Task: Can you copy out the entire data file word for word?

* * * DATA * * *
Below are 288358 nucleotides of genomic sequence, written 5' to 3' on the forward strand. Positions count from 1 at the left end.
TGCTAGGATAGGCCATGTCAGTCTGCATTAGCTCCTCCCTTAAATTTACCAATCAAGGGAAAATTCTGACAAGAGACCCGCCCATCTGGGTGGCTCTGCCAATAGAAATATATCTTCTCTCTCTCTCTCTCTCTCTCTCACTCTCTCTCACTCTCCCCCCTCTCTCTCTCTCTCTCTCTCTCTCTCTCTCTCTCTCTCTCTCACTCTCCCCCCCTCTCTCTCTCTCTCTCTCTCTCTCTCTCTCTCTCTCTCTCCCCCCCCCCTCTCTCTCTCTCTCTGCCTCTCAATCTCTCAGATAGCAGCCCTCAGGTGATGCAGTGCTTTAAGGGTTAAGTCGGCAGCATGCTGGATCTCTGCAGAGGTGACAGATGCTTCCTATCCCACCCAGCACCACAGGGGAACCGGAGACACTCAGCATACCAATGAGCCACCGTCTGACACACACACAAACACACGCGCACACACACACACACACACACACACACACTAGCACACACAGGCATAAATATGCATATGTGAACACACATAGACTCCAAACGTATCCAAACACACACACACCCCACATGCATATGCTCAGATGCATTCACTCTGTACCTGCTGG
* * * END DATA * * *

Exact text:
Below are 288358 nucleotides of genomic sequence, written 5' to 3' on the forward strand. Positions count from 1 at the left end.
TGCTAGGATAGGCCATGTCAGTCTGCATTAGCTCCTCCCTTAAATTTACCAATCAAGGGAAAATTCTGACAAGAGACCCGCCCATCTGGGTGGCTCTGCCAATAGAAATATATCTTCTCTCTCTCTCTCTCTCTCTCTCACTCTCTCTCACTCTCCCCCCTCTCTCTCTCTCTCTCTCTCTCTCTCTCTCTCTCTCTCTCTCACTCTCCCCCCCTCTCTCTCTCTCTCTCTCTCTCTCTCTCTCTCTCTCTCTCCCCCCCCCCTCTCTCTCTCTCTCTGCCTCTCAATCTCTCAGATAGCAGCCCTCAGGTGATGCAGTGCTTTAAGGGTTAAGTCGGCAGCATGCTGGATCTCTGCAGAGGTGACAGATGCTTCCTATCCCACCCAGCACCACAGGGGAACCGGAGACACTCAGCATACCAATGAGCCACCGTCTGACACACACACAAACACACGCGCACACACACACACACACACACACACACACTAGCACACACAGGCATAAATATGCATATGTGAACACACATAGACTCCAAACGTATCCAAACACACACACACCCCACATGCATATGCTCAGATGCATTCACTCTGTACCTGCTGG